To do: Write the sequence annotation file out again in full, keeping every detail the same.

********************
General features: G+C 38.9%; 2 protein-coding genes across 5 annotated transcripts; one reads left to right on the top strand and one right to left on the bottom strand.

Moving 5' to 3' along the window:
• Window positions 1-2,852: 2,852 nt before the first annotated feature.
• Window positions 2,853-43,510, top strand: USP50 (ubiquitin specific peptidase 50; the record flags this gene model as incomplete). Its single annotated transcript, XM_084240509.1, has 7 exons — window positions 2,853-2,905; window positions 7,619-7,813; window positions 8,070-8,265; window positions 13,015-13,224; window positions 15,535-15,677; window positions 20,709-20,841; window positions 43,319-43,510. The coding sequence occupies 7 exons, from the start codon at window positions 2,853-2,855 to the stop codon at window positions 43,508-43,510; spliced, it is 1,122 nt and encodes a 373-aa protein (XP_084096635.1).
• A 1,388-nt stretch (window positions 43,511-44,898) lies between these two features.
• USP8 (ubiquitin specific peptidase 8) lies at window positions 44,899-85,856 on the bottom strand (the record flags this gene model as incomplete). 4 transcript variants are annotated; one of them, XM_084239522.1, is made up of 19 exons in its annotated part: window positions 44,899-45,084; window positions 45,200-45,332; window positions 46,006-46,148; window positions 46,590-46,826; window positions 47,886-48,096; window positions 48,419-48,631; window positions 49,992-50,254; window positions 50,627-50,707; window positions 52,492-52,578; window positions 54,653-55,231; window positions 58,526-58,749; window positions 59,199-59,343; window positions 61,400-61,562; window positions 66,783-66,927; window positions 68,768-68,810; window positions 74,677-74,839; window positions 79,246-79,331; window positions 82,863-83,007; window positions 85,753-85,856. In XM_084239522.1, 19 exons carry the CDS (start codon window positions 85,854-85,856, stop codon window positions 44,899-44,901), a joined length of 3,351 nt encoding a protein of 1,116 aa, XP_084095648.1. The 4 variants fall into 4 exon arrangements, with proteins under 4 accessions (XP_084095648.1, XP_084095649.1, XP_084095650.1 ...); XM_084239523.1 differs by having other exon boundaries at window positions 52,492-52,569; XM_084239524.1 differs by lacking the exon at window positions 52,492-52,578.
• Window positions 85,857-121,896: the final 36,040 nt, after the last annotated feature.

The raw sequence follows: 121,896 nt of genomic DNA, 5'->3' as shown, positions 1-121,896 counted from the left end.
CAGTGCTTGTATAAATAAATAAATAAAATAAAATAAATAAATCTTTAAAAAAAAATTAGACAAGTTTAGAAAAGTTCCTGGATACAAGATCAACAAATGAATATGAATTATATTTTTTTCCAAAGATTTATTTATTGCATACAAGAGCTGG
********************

General features: G+C 38.9%; 2 protein-coding genes across 5 annotated transcripts; one reads left to right on the top strand and one right to left on the bottom strand.

Moving 5' to 3' along the window:
• Window positions 1-2,852: 2,852 nt before the first annotated feature.
• Window positions 2,853-43,510, top strand: USP50 (ubiquitin specific peptidase 50; the record flags this gene model as incomplete). Its single annotated transcript, XM_084240509.1, has 7 exons — window positions 2,853-2,905; window positions 7,619-7,813; window positions 8,070-8,265; window positions 13,015-13,224; window positions 15,535-15,677; window positions 20,709-20,841; window positions 43,319-43,510. The coding sequence occupies 7 exons, from the start codon at window positions 2,853-2,855 to the stop codon at window positions 43,508-43,510; spliced, it is 1,122 nt and encodes a 373-aa protein (XP_084096635.1).
• A 1,388-nt stretch (window positions 43,511-44,898) lies between these two features.
• USP8 (ubiquitin specific peptidase 8) lies at window positions 44,899-85,856 on the bottom strand (the record flags this gene model as incomplete). 4 transcript variants are annotated; one of them, XM_084239522.1, is made up of 19 exons in its annotated part: window positions 44,899-45,084; window positions 45,200-45,332; window positions 46,006-46,148; window positions 46,590-46,826; window positions 47,886-48,096; window positions 48,419-48,631; window positions 49,992-50,254; window positions 50,627-50,707; window positions 52,492-52,578; window positions 54,653-55,231; window positions 58,526-58,749; window positions 59,199-59,343; window positions 61,400-61,562; window positions 66,783-66,927; window positions 68,768-68,810; window positions 74,677-74,839; window positions 79,246-79,331; window positions 82,863-83,007; window positions 85,753-85,856. In XM_084239522.1, 19 exons carry the CDS (start codon window positions 85,854-85,856, stop codon window positions 44,899-44,901), a joined length of 3,351 nt encoding a protein of 1,116 aa, XP_084095648.1. The 4 variants fall into 4 exon arrangements, with proteins under 4 accessions (XP_084095648.1, XP_084095649.1, XP_084095650.1 ...); XM_084239523.1 differs by having other exon boundaries at window positions 52,492-52,569; XM_084239524.1 differs by lacking the exon at window positions 52,492-52,578.
• Window positions 85,857-121,896: the final 36,040 nt, after the last annotated feature.

The raw sequence follows: 121,896 nt of genomic DNA, 5'->3' as shown, positions 1-121,896 counted from the left end.
CAGTGCTTGTATAAATAAATAAATAAAATAAAATAAATAAATCTTTAAAAAAAAATTAGACAAGTTTAGAAAAGTTCCTGGATACAAGATCAACAAATGAATATGAATTATATTTTTTTCCAAAGATTTATTTATTGCATACAAGAGCTGG